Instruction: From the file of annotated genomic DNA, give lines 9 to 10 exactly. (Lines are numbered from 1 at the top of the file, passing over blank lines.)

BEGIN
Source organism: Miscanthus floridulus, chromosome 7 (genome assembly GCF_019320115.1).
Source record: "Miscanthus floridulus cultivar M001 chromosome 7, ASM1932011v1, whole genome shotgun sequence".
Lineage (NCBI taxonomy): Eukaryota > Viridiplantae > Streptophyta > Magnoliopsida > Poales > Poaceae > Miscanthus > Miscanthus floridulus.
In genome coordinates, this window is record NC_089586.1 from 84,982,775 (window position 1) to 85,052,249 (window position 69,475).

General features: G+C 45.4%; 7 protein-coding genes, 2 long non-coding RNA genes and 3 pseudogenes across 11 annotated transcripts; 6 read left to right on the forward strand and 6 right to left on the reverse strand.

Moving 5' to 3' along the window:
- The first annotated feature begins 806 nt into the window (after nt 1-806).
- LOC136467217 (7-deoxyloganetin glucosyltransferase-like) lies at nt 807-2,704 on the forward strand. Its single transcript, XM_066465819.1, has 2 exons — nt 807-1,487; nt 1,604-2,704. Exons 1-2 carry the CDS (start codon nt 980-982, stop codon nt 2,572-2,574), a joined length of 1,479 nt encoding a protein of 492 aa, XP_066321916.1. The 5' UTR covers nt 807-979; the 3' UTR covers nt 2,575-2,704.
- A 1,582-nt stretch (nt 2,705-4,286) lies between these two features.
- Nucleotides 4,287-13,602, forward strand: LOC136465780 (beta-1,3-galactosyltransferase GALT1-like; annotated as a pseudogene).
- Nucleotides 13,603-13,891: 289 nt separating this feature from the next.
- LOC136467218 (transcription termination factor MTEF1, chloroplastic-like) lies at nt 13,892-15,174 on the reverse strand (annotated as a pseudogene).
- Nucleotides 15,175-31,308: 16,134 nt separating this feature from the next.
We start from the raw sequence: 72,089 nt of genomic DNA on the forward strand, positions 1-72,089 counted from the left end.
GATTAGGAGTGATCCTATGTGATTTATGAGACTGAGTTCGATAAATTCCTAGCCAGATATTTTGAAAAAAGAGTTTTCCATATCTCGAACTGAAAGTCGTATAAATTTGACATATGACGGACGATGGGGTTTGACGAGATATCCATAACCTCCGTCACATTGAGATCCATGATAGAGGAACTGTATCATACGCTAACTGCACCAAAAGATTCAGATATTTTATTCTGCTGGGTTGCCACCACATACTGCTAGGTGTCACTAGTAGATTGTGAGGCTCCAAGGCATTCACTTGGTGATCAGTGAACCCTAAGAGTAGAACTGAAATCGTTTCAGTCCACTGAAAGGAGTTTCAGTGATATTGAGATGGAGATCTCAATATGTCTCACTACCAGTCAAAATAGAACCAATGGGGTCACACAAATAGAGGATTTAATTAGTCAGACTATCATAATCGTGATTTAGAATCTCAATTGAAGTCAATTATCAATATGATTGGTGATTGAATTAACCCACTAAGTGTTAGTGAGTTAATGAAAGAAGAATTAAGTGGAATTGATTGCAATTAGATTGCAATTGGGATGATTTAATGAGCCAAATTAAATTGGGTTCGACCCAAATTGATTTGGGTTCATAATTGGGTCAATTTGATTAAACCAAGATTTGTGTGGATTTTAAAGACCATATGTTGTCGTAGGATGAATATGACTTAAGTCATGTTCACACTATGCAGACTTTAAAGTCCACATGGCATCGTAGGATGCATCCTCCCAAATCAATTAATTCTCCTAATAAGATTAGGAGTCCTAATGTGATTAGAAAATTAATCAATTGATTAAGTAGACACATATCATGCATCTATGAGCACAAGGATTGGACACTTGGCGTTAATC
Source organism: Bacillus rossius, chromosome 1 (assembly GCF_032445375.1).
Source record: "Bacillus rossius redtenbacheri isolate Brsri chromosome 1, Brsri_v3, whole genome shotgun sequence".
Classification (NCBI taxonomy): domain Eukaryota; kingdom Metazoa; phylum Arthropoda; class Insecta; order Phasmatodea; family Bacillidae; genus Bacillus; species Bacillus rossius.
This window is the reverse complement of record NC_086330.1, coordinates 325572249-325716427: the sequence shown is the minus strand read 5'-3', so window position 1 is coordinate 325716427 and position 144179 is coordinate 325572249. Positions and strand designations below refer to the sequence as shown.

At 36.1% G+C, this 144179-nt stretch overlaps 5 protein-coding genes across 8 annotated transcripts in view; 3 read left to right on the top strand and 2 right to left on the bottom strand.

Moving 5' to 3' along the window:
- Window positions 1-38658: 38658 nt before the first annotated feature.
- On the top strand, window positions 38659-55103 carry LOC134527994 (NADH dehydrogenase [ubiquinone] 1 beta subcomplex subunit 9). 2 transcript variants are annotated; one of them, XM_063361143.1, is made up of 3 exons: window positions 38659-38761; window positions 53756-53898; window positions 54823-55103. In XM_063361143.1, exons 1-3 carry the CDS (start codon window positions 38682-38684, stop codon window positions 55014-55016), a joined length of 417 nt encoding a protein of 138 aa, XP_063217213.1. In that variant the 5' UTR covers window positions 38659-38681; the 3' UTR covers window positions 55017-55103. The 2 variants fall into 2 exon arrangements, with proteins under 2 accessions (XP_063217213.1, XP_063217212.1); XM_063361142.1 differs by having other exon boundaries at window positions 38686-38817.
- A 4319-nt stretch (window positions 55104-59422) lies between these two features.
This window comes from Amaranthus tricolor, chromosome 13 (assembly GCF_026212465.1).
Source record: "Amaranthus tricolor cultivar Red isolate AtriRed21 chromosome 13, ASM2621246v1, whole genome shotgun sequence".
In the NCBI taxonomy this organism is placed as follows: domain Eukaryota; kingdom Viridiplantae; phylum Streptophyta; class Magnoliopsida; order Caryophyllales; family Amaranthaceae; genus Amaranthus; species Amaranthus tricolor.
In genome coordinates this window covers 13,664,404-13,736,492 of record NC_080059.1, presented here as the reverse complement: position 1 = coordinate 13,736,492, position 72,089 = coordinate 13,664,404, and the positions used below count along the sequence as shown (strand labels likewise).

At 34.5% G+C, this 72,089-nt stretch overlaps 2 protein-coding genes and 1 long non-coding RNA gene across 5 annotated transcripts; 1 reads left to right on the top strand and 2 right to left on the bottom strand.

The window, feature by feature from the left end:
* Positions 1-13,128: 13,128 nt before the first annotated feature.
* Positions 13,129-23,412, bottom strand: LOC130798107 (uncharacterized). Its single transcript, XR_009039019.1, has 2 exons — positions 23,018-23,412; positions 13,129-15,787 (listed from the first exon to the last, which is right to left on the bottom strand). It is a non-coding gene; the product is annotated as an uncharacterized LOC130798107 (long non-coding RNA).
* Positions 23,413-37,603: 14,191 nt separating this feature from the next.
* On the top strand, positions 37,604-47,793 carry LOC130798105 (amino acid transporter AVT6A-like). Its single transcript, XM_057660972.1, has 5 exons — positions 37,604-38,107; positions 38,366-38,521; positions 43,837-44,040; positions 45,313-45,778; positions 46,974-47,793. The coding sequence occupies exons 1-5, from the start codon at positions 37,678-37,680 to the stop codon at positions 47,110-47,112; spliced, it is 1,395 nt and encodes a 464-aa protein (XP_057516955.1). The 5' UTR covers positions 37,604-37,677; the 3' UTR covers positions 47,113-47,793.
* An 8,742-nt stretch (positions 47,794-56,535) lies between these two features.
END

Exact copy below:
- A 1,582-nt stretch (nt 2,705-4,286) lies between these two features.
- Nucleotides 4,287-13,602, forward strand: LOC136465780 (beta-1,3-galactosyltransferase GALT1-like; annotated as a pseudogene).